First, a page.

In a way that was fine though. As an artist he wanted a sense of publicity maintained in some degree of anonymity. He always envisioned himself tucked away in some forgotten New England town hammering away at a masterpiece, unbeknownst to the world, all the while his work receiving laureates of praise as the gratuities poured in. At the moment he was unknown to everyone, but maybe the madman scribbling’s in the red messenger bag at his feet held something. He checked his watch. Nine A.M. in Chicago meant ten A.M. in Providence: time for a drink.
He unwound his foot from the coil of his bag and lifted it feeling the tug of his computer. Checking around the direction the business girl had gone he hoped for one last glance, but she afforded him none. There she went, out of his life. He sniffed his nose and ran his fingers over the scruff he’d left on his face that morning so as to acquire an extra fifteen minutes of sleep. He was glad to see her gone in a way. Having decided she was a business woman, he could put her in the same category as Bridgett, and he had no desire to relive that experience. Guilty by association.
He shuddered and his hands felt sticky. A hand sanitizer station mounted on the wall called out to him and he coated his hands with the alcohol based liquid. Rubbing it over his hands and covering every square inch he gained a sense of relief and he felt his equilibrium return. He twitched his neck feeling a jolt run the length of his spine and his body relaxed a little. Keeping his hands open and at his side he made a mental note not to touch anything. They were clean, wonderfully clean, and he wanted them to stay that way.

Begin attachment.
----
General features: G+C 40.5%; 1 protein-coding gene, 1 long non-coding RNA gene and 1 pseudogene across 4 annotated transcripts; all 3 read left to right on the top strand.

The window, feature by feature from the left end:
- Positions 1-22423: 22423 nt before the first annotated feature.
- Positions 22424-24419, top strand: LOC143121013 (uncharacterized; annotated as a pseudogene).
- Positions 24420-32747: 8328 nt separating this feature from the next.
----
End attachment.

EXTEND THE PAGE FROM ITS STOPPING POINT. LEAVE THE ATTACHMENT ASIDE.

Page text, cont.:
After a walk, he found a pub opening up. Its lights were on and the metal grate had just been raised to invite in customers. Hesitant, not wanting to appear too eager he paused a moment before he caught the attention of the man behind the counter.
“We’re open,” the man said.
Scott entered the little pub, side stepping the upturned chairs on tables and made his way to the bar. He felt a bit sheepish asking the barman if they were serving, because his fridge at home never needed to know the time to provide him with a beer.
“Are they open?” Scott asked nodding toward the taps.
“Absolutely,” the barman answered with a grin. “What’ll it be?”
He’d hoped for a microbrew of some kind from the Chicago area, but this little hole in the wall seemed to cater only to the big name brands; Budweiser, Miller, and Coors. The imported selection seemed to offer a few more possibilities, and he settled on a Boddington’s.